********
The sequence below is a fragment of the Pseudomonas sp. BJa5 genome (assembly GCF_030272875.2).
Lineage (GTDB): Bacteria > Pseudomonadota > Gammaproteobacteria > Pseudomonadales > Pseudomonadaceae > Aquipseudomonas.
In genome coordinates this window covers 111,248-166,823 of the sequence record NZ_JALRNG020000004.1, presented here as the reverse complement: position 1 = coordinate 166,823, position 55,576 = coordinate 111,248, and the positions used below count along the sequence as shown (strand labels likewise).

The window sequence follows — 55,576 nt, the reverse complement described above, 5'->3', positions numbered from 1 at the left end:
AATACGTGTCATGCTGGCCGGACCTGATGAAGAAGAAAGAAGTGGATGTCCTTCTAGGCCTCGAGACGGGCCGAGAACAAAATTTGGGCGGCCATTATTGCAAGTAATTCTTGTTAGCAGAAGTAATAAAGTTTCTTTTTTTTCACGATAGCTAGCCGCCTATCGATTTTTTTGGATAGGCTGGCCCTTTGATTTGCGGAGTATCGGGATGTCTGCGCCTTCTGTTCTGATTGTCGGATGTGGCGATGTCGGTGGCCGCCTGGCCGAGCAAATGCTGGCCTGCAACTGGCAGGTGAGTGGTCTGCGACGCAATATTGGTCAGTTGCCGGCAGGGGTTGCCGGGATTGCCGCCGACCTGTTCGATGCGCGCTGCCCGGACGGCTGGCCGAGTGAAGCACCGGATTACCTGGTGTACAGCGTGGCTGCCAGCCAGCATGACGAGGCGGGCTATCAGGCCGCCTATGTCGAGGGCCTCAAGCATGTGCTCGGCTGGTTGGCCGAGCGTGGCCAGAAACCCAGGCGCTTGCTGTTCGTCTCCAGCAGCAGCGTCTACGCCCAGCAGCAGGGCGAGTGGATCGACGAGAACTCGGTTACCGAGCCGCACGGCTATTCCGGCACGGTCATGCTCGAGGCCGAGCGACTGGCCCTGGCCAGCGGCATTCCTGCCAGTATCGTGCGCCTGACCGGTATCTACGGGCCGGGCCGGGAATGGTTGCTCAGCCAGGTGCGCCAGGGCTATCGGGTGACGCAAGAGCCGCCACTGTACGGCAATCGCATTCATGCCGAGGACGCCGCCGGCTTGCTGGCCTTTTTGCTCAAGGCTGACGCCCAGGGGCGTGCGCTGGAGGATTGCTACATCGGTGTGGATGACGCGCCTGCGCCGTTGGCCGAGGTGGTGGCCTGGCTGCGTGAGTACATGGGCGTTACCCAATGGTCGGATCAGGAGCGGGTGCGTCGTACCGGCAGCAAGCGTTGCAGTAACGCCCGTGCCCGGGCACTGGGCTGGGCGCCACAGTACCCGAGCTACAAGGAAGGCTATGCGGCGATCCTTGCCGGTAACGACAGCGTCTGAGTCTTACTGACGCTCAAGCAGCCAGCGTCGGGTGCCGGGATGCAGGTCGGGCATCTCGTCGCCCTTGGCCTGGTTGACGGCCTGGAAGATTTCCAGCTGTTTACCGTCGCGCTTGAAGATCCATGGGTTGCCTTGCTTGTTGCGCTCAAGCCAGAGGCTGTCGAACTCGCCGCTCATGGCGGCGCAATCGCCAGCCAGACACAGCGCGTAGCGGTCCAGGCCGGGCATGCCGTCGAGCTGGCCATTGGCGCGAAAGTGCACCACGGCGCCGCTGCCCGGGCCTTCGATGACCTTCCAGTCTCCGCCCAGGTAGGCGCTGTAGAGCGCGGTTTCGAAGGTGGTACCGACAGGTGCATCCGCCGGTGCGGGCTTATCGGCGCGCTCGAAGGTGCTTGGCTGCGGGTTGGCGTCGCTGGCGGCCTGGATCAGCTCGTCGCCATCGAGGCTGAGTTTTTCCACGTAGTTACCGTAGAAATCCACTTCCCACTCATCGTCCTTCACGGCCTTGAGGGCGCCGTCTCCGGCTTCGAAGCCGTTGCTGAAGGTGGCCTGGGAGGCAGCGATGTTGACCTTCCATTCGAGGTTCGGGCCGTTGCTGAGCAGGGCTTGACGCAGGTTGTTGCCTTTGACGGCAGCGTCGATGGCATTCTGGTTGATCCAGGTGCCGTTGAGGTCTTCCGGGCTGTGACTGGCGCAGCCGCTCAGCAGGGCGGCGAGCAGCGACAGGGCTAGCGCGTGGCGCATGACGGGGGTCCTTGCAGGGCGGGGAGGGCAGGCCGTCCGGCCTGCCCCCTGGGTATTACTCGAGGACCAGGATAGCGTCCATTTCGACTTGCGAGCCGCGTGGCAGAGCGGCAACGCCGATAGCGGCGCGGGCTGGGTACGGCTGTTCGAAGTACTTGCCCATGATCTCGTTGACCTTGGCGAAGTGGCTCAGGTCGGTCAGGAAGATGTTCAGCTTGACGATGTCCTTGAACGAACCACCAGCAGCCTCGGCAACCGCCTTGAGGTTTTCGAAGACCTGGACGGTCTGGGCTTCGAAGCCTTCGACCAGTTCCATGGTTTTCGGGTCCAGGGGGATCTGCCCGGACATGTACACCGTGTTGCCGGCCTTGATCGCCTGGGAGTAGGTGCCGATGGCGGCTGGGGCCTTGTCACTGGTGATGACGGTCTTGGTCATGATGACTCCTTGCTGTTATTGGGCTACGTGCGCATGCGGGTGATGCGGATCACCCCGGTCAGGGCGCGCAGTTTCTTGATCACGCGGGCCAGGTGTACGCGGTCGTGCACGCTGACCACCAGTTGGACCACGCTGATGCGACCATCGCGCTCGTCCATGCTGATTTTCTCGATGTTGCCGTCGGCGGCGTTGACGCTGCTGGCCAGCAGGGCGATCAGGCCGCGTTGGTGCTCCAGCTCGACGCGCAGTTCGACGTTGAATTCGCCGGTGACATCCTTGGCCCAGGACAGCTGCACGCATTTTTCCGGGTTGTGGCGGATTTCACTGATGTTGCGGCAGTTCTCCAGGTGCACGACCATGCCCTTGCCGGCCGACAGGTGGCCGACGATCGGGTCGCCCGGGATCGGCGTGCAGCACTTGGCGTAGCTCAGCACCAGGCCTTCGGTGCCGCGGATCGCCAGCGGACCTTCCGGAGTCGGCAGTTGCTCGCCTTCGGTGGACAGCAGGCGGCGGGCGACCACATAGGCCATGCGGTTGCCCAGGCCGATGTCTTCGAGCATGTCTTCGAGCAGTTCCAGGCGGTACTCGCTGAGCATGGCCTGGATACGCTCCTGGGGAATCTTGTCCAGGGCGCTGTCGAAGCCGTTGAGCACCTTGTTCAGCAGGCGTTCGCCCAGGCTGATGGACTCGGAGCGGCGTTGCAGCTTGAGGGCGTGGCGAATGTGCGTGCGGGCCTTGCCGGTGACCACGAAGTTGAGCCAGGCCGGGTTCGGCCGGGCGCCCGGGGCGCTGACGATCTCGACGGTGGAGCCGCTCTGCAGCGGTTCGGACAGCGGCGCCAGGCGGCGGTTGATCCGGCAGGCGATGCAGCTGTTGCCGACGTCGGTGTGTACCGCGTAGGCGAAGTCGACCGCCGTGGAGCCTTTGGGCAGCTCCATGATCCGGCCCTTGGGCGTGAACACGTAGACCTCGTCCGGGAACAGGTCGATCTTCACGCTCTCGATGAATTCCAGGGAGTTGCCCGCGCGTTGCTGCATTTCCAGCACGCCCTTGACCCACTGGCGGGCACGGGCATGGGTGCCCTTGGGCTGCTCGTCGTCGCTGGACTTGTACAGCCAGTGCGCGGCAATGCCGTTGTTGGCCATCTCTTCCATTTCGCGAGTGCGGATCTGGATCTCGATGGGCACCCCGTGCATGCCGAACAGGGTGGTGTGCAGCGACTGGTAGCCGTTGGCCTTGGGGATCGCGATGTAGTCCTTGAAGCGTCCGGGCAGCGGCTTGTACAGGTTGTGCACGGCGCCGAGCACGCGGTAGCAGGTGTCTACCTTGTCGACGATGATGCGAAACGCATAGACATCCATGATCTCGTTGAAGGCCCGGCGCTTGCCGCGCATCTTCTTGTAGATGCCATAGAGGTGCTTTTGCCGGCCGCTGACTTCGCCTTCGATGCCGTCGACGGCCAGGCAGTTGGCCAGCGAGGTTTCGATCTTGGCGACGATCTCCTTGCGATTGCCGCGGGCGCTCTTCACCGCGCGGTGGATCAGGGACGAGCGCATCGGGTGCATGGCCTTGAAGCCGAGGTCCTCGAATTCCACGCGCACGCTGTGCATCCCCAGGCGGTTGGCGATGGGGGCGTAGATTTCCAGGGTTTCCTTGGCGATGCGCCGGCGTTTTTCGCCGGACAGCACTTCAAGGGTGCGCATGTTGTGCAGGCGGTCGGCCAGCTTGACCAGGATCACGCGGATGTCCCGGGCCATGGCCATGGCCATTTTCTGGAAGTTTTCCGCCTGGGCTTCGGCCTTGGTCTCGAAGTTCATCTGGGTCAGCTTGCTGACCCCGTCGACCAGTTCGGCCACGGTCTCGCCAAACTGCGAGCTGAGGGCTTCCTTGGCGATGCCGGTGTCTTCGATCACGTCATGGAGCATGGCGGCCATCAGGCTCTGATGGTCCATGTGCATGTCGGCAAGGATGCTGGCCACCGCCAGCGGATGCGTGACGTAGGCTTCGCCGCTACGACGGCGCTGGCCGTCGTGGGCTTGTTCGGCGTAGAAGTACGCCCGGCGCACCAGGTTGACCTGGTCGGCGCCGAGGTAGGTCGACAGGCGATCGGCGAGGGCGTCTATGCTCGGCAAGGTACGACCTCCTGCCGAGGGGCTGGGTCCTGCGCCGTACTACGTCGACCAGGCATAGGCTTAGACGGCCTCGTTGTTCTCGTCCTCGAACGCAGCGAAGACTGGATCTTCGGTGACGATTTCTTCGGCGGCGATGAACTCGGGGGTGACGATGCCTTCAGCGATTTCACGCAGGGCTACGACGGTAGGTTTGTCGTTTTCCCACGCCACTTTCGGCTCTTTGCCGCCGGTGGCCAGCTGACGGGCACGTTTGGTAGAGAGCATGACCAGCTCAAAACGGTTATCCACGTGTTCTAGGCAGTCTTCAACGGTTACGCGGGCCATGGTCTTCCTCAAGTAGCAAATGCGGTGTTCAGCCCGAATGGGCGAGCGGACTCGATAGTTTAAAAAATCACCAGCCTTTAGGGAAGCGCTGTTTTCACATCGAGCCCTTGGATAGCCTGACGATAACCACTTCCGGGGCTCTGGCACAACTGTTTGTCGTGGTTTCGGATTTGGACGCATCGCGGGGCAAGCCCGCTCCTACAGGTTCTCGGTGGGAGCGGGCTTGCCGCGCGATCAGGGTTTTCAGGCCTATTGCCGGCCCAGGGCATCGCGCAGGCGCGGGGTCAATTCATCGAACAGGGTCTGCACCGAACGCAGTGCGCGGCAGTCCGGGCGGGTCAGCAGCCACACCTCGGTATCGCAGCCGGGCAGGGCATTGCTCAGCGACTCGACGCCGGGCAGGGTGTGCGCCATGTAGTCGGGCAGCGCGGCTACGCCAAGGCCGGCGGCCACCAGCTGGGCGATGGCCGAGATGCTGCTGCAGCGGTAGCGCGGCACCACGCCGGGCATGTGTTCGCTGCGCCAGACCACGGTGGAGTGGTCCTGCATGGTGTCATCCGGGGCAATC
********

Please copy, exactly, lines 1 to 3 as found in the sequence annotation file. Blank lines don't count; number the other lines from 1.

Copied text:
The sequence below is a fragment of the Pseudomonas sp. BJa5 genome (assembly GCF_030272875.2).
Lineage (GTDB): Bacteria > Pseudomonadota > Gammaproteobacteria > Pseudomonadales > Pseudomonadaceae > Aquipseudomonas.
In genome coordinates this window covers 111,248-166,823 of the sequence record NZ_JALRNG020000004.1, presented here as the reverse complement: position 1 = coordinate 166,823, position 55,576 = coordinate 111,248, and the positions used below count along the sequence as shown (strand labels likewise).